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Bean common bacterial blight: pathogen epiphytic life and effect of irrigation practices

Alireza Akhavan13*, Masoud Bahar1, Homa Askarian1, Mohammad Reza Lak2, Abolfazl Nazemi1 and Zahra Zamani1

Author Affiliations

1 Dept. of Plant Protection, College of Agriculture, Isfahan University of Technology, Isfahan, Iran

2 Plant Pests and Diseases Res. Division, Agricultural and Natural Resources Res. Center, Arak, Iran

3 Dept. of Agricultural, Food and Nutritional Science, University of Alberta, Alberta, Canada

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SpringerPlus 2013, 2:41  doi:10.1186/2193-1801-2-41

Published: 8 February 2013


In recent years, bean common bacterial blight (CBB) caused by Xanthomonas axonopodis pv. phaseoli (Xap) has caused serious yield losses in several countries. CBB is considered mainly a foliar disease in which symptoms initially appear as small water-soaked spots that then enlarge and become necrotic and usually bordered by a chlorotic zone. Xap epiphytic population community has a critical role in the development of the disease and subsequent epidemics. The epiphytic population of Xap in the field has two major parts; solitary cells (potentially planktonic) and biofilms which are sources for providing and refreshing the solitary cell components. Irrigation type has a significant effect on epiphytic population of Xap. The mean epiphytic population size in the field with an overhead sprinkler irrigation system is significantly higher than populations under furrow irrigation. A significant positive correlation between the epiphytic population size of Xap and disease severity has been reported in both the overhead irrigated (r=0.64) and the furrow irrigated (r= 0.44) fields.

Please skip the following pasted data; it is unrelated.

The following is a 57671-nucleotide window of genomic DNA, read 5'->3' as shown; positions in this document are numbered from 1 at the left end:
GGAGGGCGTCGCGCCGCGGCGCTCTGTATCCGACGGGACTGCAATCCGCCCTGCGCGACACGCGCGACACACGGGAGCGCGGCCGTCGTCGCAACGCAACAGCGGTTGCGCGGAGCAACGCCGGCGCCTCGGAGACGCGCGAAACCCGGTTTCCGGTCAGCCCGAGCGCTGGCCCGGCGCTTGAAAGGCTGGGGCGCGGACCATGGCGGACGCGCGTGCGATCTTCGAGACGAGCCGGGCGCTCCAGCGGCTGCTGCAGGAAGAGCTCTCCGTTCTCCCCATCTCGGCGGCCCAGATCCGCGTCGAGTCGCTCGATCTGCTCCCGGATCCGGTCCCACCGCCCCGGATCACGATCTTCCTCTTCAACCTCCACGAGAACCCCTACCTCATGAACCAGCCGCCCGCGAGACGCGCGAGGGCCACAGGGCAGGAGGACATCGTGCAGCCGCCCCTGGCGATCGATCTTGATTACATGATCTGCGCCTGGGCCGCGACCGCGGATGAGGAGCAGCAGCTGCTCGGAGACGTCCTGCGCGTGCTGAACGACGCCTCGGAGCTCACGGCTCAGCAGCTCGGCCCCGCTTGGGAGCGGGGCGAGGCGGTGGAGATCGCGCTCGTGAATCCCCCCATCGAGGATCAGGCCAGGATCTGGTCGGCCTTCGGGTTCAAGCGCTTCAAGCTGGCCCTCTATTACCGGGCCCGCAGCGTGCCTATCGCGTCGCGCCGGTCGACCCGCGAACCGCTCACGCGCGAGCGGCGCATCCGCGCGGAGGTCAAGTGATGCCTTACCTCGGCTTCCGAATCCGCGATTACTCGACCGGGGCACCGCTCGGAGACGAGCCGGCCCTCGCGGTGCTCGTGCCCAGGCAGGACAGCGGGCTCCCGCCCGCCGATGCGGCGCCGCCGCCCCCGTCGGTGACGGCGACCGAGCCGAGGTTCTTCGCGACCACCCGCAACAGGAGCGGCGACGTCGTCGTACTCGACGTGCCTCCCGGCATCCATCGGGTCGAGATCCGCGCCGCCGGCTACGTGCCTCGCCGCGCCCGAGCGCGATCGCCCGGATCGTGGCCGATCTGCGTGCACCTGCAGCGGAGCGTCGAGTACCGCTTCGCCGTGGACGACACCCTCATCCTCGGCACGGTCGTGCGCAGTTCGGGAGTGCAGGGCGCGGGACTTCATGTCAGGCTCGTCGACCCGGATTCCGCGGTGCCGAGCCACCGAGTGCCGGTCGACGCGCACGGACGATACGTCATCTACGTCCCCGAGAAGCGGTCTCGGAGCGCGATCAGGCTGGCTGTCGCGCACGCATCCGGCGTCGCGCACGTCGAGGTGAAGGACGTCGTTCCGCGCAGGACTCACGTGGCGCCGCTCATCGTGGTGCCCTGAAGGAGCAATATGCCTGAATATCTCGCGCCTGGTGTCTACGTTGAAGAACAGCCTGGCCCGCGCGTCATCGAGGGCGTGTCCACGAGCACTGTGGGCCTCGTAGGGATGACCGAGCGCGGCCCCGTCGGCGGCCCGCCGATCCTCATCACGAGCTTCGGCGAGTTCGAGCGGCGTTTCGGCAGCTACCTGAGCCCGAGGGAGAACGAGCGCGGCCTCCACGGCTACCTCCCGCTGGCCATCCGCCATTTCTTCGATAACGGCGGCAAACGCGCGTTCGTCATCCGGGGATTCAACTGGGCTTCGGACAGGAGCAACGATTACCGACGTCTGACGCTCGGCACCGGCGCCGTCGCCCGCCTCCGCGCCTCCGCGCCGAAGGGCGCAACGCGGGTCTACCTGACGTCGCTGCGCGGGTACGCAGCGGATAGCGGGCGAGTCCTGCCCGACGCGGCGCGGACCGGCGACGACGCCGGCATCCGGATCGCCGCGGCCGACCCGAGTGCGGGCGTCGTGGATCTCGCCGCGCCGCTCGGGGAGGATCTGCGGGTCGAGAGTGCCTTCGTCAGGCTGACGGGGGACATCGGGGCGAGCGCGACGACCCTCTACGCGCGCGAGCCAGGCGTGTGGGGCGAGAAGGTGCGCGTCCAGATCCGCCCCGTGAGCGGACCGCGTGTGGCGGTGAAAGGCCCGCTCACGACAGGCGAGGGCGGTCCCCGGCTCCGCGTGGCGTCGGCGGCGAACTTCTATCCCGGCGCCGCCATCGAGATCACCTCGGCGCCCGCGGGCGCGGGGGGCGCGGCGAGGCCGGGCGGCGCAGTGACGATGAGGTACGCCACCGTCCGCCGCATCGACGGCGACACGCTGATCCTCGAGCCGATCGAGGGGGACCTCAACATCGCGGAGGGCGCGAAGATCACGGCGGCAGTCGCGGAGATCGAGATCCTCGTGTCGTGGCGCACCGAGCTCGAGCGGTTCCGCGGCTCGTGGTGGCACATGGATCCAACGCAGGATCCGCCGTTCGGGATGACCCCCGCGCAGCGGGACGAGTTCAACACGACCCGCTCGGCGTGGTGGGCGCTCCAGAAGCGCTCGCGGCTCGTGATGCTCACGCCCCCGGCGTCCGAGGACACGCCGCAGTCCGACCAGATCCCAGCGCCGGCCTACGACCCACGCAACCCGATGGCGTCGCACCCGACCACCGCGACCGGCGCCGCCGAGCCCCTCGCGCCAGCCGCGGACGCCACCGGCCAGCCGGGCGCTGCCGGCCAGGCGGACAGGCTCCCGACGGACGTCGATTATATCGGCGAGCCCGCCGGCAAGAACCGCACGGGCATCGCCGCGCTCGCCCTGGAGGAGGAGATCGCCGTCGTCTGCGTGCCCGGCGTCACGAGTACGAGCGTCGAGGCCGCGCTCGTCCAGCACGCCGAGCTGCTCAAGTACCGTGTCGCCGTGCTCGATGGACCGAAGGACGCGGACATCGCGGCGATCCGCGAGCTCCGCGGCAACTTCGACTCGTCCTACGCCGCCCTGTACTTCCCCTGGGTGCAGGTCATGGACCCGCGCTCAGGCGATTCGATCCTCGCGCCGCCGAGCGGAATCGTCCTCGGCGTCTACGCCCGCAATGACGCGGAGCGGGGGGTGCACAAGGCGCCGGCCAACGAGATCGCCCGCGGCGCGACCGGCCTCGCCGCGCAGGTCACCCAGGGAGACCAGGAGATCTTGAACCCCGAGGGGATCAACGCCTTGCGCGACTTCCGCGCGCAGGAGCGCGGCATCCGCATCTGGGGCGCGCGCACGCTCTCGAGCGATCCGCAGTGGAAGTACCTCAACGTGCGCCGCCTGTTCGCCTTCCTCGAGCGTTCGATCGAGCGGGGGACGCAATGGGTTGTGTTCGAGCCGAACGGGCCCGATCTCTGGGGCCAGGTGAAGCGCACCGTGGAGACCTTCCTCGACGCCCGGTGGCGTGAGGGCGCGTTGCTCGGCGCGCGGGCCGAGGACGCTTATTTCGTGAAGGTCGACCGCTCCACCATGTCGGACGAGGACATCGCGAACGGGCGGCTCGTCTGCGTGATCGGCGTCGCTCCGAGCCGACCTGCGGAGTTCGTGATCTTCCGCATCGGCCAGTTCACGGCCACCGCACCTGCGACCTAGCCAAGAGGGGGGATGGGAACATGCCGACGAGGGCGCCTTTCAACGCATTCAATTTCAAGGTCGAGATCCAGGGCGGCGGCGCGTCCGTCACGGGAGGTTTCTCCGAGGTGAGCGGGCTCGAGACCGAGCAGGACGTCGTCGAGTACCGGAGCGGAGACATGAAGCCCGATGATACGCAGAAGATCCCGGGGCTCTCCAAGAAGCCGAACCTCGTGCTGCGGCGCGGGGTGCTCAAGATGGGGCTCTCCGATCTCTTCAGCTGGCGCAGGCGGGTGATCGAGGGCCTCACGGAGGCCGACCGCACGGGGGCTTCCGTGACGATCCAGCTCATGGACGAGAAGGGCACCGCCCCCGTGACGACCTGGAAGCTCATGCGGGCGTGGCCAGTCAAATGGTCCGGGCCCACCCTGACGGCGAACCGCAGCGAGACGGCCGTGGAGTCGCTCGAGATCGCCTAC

Bean common Bacterial blight; Epiphytic life; Irrigation; Disease severity; Xanthomonas axonopodis pv. phaseoli